In a tweet on April 14, public commentator Madhu Kishwar suggested that the murder of the eight-year-old Kathua victim was “suspected to be handiwork of jehadi Rohingyas settled by PDP [People’s Democratic Party] in Jammu region”. Kishwar also said that Chief Minister Mehbooba Mufti used the crime as a “counterblast strategy” to get back to people in “Hindu areas” of Jammu who were unhappy over the state government’s decision to settle Rohingya refugees in their vicinity.
Soon after, or perhaps even before that, a video fronted by a so-called citizen reporter began to circulate. In it, its maker said that the Kathua victim had not been raped, but had been murdered by Rohingya settlers. He said that unlike the media, which he claimed was “bought”, he had gathered facts from the ground. Further embellishing the narrative that Kishwar had cited, he went on to say that the girl had not been murdered on the premises of a small temple she was said to be confined in, but that her body was thrown inside its compound the night before it was discovered, and that doctors were forced to write a fake post-mortem report indicating rape. This, said the video maker, had been done to malign a peaceful Hindu community whose only crime was to protest the presence of criminal and murderous Rohingyas in their areas.
According to the police chargesheet, the child was abducted, held captive in the temple, drugged, gangraped repeatedly and then strangled. Her body was found in the forest near Rasana on January 17, a week after she went missing.
A pernicious development
In the aftermath of the Kathua murder and the attempts to cover it up, Indians need to reflect carefully about the myth-making about the capacious diversity, reflexivity and tolerance that characterises our culture, which has become such an entrenched part of our public imagination. This only gets in the way of people thinking about what is truly rotten about it. And what is truly rotten, is our ability to invent new modalities of being bigoted and devise a bigotry plan that positions the most vulnerable among us as the actual receptacles of evil. A society without a moral compass cannibalises human empathy, gorging itself on the flesh and blood of the hapless.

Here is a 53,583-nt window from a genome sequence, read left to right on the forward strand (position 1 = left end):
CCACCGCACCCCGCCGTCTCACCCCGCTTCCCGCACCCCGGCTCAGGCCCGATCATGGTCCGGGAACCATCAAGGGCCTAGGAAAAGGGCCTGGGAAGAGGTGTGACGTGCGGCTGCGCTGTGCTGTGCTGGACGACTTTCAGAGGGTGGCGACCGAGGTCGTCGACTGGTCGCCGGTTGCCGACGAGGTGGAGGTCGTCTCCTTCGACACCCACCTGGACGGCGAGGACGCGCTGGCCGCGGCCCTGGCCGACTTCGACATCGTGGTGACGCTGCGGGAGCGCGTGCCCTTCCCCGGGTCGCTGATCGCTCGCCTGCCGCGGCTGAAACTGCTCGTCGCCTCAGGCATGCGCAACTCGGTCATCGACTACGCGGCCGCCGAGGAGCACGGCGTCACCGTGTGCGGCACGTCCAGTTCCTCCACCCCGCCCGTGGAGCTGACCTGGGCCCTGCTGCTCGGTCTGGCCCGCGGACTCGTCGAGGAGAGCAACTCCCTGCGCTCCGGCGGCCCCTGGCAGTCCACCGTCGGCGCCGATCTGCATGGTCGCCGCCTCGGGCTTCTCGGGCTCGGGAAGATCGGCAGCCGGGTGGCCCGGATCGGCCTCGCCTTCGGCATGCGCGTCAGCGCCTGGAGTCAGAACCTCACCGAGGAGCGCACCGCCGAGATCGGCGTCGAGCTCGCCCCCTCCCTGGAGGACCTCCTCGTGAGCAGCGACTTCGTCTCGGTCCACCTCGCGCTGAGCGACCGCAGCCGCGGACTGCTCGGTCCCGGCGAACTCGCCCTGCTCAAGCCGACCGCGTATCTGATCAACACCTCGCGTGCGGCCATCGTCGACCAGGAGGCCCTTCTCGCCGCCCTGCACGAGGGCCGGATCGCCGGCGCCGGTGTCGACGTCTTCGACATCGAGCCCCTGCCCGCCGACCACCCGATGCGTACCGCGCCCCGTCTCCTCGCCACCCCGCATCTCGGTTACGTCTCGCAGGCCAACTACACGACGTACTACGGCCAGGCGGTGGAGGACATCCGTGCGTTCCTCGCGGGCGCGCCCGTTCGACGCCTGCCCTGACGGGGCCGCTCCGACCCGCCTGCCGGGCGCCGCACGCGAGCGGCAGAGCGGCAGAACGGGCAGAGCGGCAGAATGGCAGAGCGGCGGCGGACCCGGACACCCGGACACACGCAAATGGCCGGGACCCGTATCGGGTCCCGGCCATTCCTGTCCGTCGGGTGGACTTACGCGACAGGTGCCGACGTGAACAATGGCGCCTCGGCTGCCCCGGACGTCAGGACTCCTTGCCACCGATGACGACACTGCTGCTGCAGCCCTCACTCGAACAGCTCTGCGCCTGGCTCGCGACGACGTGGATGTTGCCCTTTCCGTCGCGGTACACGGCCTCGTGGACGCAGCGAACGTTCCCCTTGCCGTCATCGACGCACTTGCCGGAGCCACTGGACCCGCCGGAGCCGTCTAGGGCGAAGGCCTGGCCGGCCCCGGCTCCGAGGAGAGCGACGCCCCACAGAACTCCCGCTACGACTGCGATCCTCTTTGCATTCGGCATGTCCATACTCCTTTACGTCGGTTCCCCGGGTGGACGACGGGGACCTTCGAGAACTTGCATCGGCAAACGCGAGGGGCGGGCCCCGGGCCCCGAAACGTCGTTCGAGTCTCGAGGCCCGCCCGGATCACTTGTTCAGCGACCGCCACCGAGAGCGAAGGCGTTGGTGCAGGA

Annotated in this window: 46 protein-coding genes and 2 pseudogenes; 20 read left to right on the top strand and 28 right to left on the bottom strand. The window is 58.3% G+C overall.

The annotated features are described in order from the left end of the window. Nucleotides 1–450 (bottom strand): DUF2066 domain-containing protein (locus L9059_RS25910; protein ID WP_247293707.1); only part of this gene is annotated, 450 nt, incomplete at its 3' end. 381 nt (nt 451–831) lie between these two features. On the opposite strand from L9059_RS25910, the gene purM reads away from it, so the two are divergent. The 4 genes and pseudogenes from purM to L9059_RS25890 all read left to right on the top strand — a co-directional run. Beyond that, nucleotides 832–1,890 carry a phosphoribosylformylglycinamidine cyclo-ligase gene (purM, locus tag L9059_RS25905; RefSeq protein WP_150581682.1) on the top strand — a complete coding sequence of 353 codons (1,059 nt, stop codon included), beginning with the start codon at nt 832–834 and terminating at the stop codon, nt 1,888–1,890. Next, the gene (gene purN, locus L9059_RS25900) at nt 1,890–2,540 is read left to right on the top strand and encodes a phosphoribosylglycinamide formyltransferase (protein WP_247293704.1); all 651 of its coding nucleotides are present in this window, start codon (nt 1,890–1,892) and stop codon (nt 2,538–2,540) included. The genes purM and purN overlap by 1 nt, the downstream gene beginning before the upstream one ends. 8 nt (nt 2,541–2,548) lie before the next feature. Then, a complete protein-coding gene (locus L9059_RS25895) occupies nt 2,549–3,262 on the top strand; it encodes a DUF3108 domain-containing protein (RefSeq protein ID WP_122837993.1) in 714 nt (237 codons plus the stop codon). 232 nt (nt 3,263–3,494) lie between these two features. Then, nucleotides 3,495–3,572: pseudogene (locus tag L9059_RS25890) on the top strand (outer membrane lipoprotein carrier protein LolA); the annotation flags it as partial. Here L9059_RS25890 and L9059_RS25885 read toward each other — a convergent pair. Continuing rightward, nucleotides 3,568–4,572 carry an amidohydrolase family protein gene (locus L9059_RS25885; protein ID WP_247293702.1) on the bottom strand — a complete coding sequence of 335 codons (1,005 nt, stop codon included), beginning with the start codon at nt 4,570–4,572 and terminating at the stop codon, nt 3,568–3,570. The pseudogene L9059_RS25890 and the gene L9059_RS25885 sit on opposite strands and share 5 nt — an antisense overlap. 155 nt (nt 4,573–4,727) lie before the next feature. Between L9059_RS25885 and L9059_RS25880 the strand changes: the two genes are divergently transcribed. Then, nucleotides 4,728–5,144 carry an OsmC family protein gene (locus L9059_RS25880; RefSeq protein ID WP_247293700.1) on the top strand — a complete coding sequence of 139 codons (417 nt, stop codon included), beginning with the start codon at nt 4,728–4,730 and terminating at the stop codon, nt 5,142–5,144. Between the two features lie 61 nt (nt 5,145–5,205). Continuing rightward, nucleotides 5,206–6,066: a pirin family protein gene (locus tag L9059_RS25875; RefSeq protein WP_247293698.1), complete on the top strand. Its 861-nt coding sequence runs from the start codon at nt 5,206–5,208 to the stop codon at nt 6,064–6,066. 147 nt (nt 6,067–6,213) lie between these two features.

It is apparently not enough that a child has been murdered and allegedly raped, and that this was condoned, and denied, by the police, lawyers and a variety of citizens with children of their own. It is not even enough that our political leaders calibrated their strategies of response according to perceived political damage. All this should have been enough to damn us Indians as a people with any claim to civilisational intent. However, we have, of late, developed an infinite capacity for normalising our aberrant selves. As we go about buying Korean TVs and developing a taste for Chilean wines and German cars, it has become easier to convince us that the most significant human relations concern those with objects. Pernicious politicians – having long abandoned any sense of the ethical capacity – thrive on this.
Perhaps the likes of Kishwar and the so-called citizen-reporter are working according to a script provided by some central authority in the ruling dispensation. But what of the larger collective consciousness that is so dulled in its senses of outrage and compassion that such tweets and videos actually generate hatred towards one of the most marginalised communities in the world, rather than disdain and revulsion towards our social media henchmen?